About as much effort as punching a 4 year old was needed here.
Nov 13, 2009
A bottom line is that politicians are open for just about any kind of ridicule.
Put under a microscope, who are the three most unpopular American politicians ever? Richard Nixon, George W Bush and Warren Harding come to mind. Take one of them and make a movie about them where you point out their flaws. Harding is about 90 years behind everyone but Nixon and Bush are still fashionable to bash. Michael Moore got the Palme d'Or for his movie in 2004 about Bush and Will Ferrell followed a less successful suit with this play.
The play more or less is George W Bush, played by Will Ferrell reminicing on his last day in office his accomplishments and events that happened and looking back at them fondly and having guest stop by to visit him.
What fun is it in all honesty to see something like this? What effort is needed? Is this something ANYONE could have done? Politicians are reknowned for being unpopular and called liars and here is a play where ironically it plays like an extended Saturday Night Live segment with cheap lowest common denominator barbs and observations are shot out and the audience crows with approval. Whether you love or hate George W Bush, think for one minute about anyone grossly unpopular or untalented whether it be in politics or the arts and someone made a movie about them. I don't care who it is: Hitler, Pol Pot, Michael Jackson (for his personal life anyway) or Megan Fox and see how simple it is to make. ANYONE can make it and that means that ANYONE's mediocre talent can get in. Speaking of anyone, Will Ferrell is perfectly suited for this kind of show. His Bush impression isn't bad but lets face it, you watch Will Ferrell to see him scream and act infantile, his acting skills and impressions aren't his strong points. The man is barely a good mimic and his impression is the entire show.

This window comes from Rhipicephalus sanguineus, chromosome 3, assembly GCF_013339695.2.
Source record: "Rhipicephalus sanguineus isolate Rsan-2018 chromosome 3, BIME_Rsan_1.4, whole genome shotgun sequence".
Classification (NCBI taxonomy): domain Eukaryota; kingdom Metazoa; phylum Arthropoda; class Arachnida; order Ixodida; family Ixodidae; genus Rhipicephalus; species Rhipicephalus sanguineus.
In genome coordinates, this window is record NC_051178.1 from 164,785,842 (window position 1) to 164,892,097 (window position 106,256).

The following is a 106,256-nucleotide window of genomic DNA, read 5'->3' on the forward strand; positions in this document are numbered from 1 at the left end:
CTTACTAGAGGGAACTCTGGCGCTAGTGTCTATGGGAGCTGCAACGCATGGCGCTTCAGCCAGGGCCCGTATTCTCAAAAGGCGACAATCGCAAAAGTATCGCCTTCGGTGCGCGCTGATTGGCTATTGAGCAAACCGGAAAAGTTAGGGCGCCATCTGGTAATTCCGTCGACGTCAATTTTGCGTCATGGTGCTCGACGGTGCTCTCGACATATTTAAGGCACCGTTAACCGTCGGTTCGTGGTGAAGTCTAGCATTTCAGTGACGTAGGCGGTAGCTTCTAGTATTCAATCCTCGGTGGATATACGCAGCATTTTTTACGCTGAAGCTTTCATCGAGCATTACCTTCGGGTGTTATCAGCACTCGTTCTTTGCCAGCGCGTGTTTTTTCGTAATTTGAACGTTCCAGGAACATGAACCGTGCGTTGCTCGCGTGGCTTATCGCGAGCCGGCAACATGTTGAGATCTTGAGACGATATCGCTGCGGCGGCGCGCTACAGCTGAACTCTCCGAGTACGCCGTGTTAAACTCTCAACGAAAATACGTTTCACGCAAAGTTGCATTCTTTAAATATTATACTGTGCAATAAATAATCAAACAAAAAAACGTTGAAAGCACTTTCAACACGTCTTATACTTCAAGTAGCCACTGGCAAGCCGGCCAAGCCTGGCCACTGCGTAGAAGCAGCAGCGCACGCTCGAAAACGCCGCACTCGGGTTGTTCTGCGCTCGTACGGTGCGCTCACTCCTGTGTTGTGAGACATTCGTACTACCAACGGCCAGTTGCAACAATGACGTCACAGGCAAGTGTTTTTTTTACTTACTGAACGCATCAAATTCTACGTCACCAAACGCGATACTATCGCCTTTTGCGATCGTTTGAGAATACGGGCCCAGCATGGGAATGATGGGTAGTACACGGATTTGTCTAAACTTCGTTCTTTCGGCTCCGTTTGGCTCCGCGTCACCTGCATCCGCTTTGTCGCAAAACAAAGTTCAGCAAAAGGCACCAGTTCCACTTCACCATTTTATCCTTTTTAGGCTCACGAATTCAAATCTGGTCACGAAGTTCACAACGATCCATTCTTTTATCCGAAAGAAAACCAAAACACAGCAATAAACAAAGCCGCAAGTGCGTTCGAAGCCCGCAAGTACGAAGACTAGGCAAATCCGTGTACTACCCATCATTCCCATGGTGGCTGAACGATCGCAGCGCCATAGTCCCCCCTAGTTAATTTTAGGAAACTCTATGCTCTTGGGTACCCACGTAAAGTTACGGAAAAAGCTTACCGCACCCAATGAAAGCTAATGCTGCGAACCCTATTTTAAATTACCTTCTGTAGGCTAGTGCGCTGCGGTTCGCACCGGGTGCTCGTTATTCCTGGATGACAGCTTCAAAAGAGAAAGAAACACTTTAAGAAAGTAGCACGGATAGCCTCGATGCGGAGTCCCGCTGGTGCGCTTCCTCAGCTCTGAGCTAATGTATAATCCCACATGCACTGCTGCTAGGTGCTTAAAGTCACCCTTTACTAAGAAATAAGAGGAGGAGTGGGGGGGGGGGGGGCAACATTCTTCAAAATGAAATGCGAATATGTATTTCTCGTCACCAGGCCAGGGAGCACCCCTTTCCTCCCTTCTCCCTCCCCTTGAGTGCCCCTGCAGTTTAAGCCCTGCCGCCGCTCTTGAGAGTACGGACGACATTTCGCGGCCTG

Still doubt that a good lampoon of Bush (or anyone for that matter) could be done without being cheap? Well lets say that someone like Orson Welles or Tarantino was to make the movie or play. Do you think it would be full of cheap shots and ham fisted attempts at humor? Everyone else would just stay the course.
I had mixed feelings about this movie. First of all, this isn't really a movie. It's a standup comedy routine. It's Will Ferrell's monologue about the Bush administration. The routine itself has some funny parts, and has some awkward moments. The first half was somewhat odd and juvenile, more like Old School than political satire. At one point he even shows a picture of a penis for no apparent reason. However, when the show … more
Born in Wausau Wisconsin. Move at an early age to Ventura California and lived for 8 years. Growing up in a big city landscape didn't prepare me for my next move: Archbold Ohio with a population of … more
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When Will Ferrell was struggling to break out onSaturday Night Live, the election of George W. Bush came as a gift from God. The new President gave him a character with a greater reach than one of those head-bobbing Roxbury guys--so it's only just that Ferrell, now a marquee-topping movie star, should cap off the Bush years with this final homage.You're Welcome America. A Final Night with George W. Bushis not so much a political satire as a fever dream, a hallucinatory exorcism. Ferrell paints Bush as an arrested adolescent, simultaneously self-absorbed yet without a hint of self-reflection, but beyond that there's not much commentary on the actions or collective psyche of the Bush administration (though some of the most startling gags turn out to be true). Instead, Ferrell spins out 90 minutes of faux-personal anecdotes that blur into crass surrealism: Dreaming of a cabin getaway with another man that includes a description of a "Western-grip" version of a certain sexual act; gaping at a muscular Barbara Bush rescuing all the Bush men from a collapsed mine shaft; performing robotic dance moves with Condoleeza Rice; demanding a squadron of wild monkeys be trained for combat; and imitating, obsessively, a Castillian lisp. It is a very strange performance, captured live at Broadway theater and later broadcast on HBO. Ten years from now, audiences may stare, perplexed and hypnotized, at this show, unable to comprehend what it's about--which may be ...